Alternative to antibiotics: The development of a novel vaccine ag | 18262
Journal of Drug Metabolism & Toxicology

Journal of Drug Metabolism & Toxicology
Open Access

ISSN: 2157-7609


Alternative to antibiotics: The development of a novel vaccine against MRSA

3rd World Congress and Exhibition on Antibiotics and Antibiotic Resistance

July 31-August 01, 2017 | Milan, Italy

Jian-Dong Huang, BaoZhong Zhang, Richard Yi-Tsun Kao, Konghung S Z E, Bo-Jian Zheng and Kwok-Yung Yuen

The Chinese University of Hong Kong, China

Posters & Accepted Abstracts: J Drug Metab Toxicol

Abstract :

Staphylococcus aureus (S. aureus) is a common pathogen found in the community and in hospitals. Most notably, methicillinresistant S. aureus is resistant to many antibiotics, which is a growing public health concern. The emergence of drugresistant strains has prompted the search for alternative treatments such as immunotherapeutic approaches. Prophylactic vaccination is the best approach to combat against MRSA since it can provide protection without any concerns regarding antibiotic resistance. To date, most clinical trials of vaccines or passive immunization against S. aureus have ended in failure. In this study, we investigated two ESAT-6-like proteins secreted by S. aureus, SaEsxA and SaEsxB, as possible targets for a vaccine. Mice vaccinated with these purified proteins elicited high titers of anti-SaEsxA and anti-SaEsxB antibodies, but these antibodies could not prevent S. aureus infection. On the other hand, rSaEsxA and rSaEsxB could induce Th1- and Th17- biased immune responses in mice. Mice immunized with rSaEsxA and rSaEsxB had significantly improved survival rates when challenged with S. aureus compared with the controls. These findings indicate that SaEsxA and SaEsxB are two promising Th1 and Th17 candidate antigens, which could be developed into multivalent and serotype-independent vaccines against S. aureus infection. We further included several other antigens to create a multi-component vaccine against several strains of S. aureus. Animal test indicated a protection rate over 90% in several animal models against multiple strains of S. aureus.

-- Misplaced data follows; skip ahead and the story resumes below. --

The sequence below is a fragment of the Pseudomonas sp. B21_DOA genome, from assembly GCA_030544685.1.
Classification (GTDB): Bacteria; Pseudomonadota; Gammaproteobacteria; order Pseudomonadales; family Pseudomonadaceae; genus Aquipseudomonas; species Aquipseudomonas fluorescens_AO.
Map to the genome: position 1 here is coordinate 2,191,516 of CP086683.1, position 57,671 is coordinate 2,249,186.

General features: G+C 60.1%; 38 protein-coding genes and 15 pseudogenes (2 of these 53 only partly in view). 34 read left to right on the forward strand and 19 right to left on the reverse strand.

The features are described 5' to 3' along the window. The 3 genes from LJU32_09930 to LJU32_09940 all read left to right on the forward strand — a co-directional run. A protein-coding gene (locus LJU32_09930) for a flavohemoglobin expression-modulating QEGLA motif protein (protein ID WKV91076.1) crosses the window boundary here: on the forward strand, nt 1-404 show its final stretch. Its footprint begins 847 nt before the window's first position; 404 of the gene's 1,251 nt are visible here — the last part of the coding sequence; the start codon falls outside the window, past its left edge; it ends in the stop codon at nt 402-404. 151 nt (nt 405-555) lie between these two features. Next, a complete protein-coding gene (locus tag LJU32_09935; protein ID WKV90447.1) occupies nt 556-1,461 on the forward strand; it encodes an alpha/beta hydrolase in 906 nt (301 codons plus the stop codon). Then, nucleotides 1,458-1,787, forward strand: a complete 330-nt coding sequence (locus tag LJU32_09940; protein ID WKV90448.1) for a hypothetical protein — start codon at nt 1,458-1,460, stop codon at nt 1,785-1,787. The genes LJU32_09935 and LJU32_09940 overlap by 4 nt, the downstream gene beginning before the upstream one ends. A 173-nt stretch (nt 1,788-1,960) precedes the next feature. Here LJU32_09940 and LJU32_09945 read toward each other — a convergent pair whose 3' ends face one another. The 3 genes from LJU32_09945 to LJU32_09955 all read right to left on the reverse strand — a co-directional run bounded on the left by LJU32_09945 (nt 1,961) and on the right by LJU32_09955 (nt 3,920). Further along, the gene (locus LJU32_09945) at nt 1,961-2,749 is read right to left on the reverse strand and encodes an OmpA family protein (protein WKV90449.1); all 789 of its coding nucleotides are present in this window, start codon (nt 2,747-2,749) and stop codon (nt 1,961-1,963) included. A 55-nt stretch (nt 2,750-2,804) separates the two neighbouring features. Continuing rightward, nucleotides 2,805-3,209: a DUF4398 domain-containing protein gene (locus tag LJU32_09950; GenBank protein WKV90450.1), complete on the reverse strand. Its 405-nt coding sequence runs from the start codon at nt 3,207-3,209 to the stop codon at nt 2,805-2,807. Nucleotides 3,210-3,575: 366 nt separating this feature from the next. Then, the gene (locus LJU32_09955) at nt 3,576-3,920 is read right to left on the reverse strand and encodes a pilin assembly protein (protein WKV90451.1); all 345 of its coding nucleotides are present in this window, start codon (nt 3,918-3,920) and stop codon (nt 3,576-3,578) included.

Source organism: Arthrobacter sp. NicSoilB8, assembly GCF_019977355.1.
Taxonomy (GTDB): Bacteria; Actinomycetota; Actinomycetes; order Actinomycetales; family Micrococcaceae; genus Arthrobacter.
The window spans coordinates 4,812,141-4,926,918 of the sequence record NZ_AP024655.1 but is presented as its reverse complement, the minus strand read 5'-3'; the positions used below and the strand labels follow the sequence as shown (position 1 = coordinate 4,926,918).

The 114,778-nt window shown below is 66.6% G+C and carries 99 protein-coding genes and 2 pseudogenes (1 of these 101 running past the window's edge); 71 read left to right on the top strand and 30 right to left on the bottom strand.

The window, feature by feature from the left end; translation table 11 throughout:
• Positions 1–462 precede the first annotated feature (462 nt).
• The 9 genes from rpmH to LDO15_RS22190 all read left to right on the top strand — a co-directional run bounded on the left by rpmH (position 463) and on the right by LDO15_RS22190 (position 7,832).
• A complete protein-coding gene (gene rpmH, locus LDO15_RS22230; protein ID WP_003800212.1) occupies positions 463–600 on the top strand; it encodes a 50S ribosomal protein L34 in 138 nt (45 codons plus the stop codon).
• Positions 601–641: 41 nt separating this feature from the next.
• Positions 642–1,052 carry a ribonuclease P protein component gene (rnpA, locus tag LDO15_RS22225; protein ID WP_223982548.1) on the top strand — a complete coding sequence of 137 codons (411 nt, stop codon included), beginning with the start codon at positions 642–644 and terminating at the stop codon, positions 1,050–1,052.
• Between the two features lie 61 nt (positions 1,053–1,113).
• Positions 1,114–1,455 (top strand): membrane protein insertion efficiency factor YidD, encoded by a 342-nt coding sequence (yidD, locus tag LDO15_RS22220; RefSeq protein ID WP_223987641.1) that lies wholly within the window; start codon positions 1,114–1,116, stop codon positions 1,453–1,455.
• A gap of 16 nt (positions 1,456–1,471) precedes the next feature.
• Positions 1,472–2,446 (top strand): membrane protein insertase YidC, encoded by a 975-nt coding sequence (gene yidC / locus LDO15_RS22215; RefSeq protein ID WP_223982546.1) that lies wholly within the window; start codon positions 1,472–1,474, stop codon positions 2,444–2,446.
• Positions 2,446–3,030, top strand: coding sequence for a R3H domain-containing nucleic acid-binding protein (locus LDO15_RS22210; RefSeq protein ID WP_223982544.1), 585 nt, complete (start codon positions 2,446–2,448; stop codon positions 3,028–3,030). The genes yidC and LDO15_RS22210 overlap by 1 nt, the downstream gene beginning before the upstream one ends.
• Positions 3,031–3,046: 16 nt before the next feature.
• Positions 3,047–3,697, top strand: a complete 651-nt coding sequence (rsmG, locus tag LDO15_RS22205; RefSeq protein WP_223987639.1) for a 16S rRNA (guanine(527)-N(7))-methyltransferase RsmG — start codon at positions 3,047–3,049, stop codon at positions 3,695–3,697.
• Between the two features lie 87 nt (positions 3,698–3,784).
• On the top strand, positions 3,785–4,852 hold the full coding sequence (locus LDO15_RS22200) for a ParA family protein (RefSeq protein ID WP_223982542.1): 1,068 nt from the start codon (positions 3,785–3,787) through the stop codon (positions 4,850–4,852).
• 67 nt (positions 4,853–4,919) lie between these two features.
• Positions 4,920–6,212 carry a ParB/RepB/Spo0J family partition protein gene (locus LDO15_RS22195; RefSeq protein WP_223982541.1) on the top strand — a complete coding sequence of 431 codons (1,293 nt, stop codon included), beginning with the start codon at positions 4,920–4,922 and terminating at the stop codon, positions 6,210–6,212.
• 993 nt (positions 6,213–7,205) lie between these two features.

Biography :